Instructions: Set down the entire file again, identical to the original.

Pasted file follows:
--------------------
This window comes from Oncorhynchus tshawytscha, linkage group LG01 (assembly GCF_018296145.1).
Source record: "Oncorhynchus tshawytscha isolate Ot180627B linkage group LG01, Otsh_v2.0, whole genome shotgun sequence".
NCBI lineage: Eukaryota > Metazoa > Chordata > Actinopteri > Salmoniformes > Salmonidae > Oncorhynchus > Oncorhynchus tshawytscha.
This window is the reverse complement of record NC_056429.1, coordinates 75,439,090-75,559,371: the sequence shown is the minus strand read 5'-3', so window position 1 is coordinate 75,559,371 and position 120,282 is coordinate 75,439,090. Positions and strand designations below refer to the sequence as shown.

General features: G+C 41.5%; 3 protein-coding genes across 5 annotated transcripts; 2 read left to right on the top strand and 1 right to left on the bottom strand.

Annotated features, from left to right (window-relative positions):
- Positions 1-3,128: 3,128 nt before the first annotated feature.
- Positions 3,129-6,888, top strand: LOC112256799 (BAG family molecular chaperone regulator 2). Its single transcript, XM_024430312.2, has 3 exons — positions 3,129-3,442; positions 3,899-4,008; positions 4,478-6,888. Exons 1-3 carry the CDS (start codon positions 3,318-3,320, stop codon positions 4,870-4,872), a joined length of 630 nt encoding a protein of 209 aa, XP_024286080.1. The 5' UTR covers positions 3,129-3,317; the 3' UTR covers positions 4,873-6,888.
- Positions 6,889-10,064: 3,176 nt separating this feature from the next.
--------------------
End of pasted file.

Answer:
This window comes from Oncorhynchus tshawytscha, linkage group LG01 (assembly GCF_018296145.1).
Source record: "Oncorhynchus tshawytscha isolate Ot180627B linkage group LG01, Otsh_v2.0, whole genome shotgun sequence".
NCBI lineage: Eukaryota > Metazoa > Chordata > Actinopteri > Salmoniformes > Salmonidae > Oncorhynchus > Oncorhynchus tshawytscha.
This window is the reverse complement of record NC_056429.1, coordinates 75,439,090-75,559,371: the sequence shown is the minus strand read 5'-3', so window position 1 is coordinate 75,559,371 and position 120,282 is coordinate 75,439,090. Positions and strand designations below refer to the sequence as shown.

General features: G+C 41.5%; 3 protein-coding genes across 5 annotated transcripts; 2 read left to right on the top strand and 1 right to left on the bottom strand.

Annotated features, from left to right (window-relative positions):
- Positions 1-3,128: 3,128 nt before the first annotated feature.
- Positions 3,129-6,888, top strand: LOC112256799 (BAG family molecular chaperone regulator 2). Its single transcript, XM_024430312.2, has 3 exons — positions 3,129-3,442; positions 3,899-4,008; positions 4,478-6,888. Exons 1-3 carry the CDS (start codon positions 3,318-3,320, stop codon positions 4,870-4,872), a joined length of 630 nt encoding a protein of 209 aa, XP_024286080.1. The 5' UTR covers positions 3,129-3,317; the 3' UTR covers positions 4,873-6,888.
- Positions 6,889-10,064: 3,176 nt separating this feature from the next.